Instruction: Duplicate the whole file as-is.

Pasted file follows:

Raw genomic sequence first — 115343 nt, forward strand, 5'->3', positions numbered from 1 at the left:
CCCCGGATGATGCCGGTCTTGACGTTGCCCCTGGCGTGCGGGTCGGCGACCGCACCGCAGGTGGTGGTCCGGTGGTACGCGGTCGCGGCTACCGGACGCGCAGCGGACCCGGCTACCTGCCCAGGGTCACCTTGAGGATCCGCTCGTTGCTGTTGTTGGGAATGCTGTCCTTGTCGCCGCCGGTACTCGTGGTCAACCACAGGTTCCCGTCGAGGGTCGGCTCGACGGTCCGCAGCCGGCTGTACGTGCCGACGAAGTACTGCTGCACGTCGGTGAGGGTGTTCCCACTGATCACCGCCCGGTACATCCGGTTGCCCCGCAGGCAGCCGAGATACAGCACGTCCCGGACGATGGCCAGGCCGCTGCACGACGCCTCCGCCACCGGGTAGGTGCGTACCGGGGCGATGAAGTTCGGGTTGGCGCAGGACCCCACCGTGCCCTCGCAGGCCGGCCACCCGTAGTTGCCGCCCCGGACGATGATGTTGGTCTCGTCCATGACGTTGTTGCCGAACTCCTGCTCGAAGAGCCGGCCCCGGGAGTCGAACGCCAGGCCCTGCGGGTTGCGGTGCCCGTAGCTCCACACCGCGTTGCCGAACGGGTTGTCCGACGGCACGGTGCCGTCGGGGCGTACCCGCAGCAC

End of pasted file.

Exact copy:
Raw genomic sequence first — 115343 nt, forward strand, 5'->3', positions numbered from 1 at the left:
CCCCGGATGATGCCGGTCTTGACGTTGCCCCTGGCGTGCGGGTCGGCGACCGCACCGCAGGTGGTGGTCCGGTGGTACGCGGTCGCGGCTACCGGACGCGCAGCGGACCCGGCTACCTGCCCAGGGTCACCTTGAGGATCCGCTCGTTGCTGTTGTTGGGAATGCTGTCCTTGTCGCCGCCGGTACTCGTGGTCAACCACAGGTTCCCGTCGAGGGTCGGCTCGACGGTCCGCAGCCGGCTGTACGTGCCGACGAAGTACTGCTGCACGTCGGTGAGGGTGTTCCCACTGATCACCGCCCGGTACATCCGGTTGCCCCGCAGGCAGCCGAGATACAGCACGTCCCGGACGATGGCCAGGCCGCTGCACGACGCCTCCGCCACCGGGTAGGTGCGTACCGGGGCGATGAAGTTCGGGTTGGCGCAGGACCCCACCGTGCCCTCGCAGGCCGGCCACCCGTAGTTGCCGCCCCGGACGATGATGTTGGTCTCGTCCATGACGTTGTTGCCGAACTCCTGCTCGAAGAGCCGGCCCCGGGAGTCGAACGCCAGGCCCTGCGGGTTGCGGTGCCCGTAGCTCCACACCGCGTTGCCGAACGGGTTGTCCGACGGCACGGTGCCGTCGGGGCGTACCCGCAGCAC